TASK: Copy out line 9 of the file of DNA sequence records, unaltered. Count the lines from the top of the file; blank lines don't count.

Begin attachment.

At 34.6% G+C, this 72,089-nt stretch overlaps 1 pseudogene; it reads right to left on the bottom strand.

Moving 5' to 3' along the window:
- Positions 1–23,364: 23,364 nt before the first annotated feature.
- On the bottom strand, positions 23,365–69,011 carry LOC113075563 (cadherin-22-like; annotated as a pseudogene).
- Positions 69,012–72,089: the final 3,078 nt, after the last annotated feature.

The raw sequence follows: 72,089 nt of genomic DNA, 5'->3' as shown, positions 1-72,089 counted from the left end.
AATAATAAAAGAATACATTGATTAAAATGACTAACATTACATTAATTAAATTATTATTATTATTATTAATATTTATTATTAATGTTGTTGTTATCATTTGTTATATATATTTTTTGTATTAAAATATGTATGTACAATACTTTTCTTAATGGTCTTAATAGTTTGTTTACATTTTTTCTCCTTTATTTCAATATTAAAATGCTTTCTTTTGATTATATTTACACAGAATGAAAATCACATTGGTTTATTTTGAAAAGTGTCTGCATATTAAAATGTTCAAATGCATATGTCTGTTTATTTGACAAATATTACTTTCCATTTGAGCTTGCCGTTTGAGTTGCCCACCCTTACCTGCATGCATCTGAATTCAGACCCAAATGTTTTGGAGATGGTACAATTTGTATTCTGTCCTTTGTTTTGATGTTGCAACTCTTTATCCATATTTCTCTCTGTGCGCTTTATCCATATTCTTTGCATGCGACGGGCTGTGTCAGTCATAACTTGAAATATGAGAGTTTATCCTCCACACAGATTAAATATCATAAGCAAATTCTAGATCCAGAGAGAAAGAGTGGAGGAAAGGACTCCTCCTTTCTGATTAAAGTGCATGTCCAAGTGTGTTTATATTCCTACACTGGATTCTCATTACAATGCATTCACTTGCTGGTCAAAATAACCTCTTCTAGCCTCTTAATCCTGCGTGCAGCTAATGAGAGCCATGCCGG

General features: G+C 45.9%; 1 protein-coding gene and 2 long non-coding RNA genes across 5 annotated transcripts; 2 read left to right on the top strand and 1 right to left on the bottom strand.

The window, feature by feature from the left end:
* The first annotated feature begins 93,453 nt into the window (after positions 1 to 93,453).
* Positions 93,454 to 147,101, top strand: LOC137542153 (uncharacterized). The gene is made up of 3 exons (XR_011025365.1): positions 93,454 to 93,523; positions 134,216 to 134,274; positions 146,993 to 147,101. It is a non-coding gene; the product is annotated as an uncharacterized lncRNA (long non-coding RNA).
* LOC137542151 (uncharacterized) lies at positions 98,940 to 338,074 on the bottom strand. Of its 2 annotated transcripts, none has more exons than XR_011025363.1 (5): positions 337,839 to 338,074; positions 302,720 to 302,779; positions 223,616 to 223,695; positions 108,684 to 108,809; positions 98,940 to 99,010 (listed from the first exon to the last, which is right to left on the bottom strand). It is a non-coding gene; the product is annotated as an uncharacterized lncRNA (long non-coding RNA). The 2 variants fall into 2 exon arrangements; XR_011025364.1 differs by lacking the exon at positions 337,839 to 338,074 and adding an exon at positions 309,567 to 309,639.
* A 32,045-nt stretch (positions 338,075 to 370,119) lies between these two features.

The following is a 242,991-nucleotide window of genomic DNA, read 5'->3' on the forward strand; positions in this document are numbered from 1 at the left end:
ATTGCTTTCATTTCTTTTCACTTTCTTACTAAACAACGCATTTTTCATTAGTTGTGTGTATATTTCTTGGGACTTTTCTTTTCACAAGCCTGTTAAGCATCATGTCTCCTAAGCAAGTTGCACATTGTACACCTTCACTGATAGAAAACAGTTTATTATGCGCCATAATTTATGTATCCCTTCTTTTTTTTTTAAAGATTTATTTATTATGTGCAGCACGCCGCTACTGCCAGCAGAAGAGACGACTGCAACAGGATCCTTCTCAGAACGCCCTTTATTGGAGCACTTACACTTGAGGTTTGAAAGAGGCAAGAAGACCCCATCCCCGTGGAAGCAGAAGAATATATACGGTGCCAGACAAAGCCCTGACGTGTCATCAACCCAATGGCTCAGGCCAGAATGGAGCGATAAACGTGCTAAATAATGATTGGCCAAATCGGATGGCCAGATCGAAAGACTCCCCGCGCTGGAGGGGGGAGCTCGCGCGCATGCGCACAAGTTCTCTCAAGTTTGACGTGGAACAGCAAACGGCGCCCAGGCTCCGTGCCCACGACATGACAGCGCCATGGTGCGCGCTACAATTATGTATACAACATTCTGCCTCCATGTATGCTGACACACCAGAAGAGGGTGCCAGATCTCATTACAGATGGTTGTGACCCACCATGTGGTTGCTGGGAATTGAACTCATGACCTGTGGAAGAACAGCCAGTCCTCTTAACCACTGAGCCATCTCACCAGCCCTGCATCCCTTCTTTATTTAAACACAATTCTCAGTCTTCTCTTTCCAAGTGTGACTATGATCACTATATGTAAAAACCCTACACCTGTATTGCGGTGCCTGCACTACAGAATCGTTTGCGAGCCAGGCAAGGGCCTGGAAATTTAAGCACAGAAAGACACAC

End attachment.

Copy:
The window, feature by feature from the left end: